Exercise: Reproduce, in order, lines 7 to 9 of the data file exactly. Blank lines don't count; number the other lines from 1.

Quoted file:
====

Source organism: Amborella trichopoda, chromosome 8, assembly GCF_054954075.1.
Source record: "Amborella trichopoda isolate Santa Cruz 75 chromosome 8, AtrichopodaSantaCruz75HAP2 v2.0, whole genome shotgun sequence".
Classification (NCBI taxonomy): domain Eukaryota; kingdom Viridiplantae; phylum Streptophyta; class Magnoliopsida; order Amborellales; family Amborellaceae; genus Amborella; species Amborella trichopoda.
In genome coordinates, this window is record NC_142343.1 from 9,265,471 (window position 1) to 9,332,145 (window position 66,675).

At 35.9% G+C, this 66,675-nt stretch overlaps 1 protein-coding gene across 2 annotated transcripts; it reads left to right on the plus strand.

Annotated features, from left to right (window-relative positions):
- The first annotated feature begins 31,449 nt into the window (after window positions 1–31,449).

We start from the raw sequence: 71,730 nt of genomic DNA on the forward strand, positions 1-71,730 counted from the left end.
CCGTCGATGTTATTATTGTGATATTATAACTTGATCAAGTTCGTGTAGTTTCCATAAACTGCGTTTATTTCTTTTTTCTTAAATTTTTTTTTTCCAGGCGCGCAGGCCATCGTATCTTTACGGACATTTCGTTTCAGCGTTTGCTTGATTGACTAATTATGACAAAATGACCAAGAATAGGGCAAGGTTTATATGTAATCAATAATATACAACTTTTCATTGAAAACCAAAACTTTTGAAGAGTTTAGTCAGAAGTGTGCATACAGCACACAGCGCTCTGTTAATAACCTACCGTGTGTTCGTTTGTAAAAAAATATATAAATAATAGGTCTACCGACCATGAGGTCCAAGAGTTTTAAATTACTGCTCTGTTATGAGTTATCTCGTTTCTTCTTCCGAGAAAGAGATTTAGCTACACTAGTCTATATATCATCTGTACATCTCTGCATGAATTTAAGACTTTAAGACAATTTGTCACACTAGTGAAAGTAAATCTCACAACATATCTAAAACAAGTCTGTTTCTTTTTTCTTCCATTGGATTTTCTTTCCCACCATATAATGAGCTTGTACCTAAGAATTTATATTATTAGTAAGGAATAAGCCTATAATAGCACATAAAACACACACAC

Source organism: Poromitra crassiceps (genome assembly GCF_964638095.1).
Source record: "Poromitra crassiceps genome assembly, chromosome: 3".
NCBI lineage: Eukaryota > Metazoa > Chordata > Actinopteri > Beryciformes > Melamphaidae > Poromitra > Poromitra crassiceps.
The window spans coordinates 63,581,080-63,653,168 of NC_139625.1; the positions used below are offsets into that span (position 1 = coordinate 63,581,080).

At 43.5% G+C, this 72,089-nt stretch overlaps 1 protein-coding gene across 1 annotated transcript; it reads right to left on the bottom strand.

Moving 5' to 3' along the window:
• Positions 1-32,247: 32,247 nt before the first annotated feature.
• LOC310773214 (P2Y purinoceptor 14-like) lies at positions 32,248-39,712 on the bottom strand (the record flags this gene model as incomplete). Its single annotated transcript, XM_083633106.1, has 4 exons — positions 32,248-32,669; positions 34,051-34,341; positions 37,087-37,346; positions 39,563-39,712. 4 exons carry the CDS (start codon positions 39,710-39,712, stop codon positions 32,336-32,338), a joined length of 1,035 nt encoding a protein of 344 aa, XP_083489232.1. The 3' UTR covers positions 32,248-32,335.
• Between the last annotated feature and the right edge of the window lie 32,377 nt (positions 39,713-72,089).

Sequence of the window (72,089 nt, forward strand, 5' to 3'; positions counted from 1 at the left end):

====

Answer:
- The first annotated feature begins 31,449 nt into the window (after window positions 1–31,449).

We start from the raw sequence: 71,730 nt of genomic DNA on the forward strand, positions 1-71,730 counted from the left end.
CCGTCGATGTTATTATTGTGATATTATAACTTGATCAAGTTCGTGTAGTTTCCATAAACTGCGTTTATTTCTTTTTTCTTAAATTTTTTTTTTCCAGGCGCGCAGGCCATCGTATCTTTACGGACATTTCGTTTCAGCGTTTGCTTGATTGACTAATTATGACAAAATGACCAAGAATAGGGCAAGGTTTATATGTAATCAATAATATACAACTTTTCATTGAAAACCAAAACTTTTGAAGAGTTTAGTCAGAAGTGTGCATACAGCACACAGCGCTCTGTTAATAACCTACCGTGTGTTCGTTTGTAAAAAAATATATAAATAATAGGTCTACCGACCATGAGGTCCAAGAGTTTTAAATTACTGCTCTGTTATGAGTTATCTCGTTTCTTCTTCCGAGAAAGAGATTTAGCTACACTAGTCTATATATCATCTGTACATCTCTGCATGAATTTAAGACTTTAAGACAATTTGTCACACTAGTGAAAGTAAATCTCACAACATATCTAAAACAAGTCTGTTTCTTTTTTCTTCCATTGGATTTTCTTTCCCACCATATAATGAGCTTGTACCTAAGAATTTATATTATTAGTAAGGAATAAGCCTATAATAGCACATAAAACACACACAC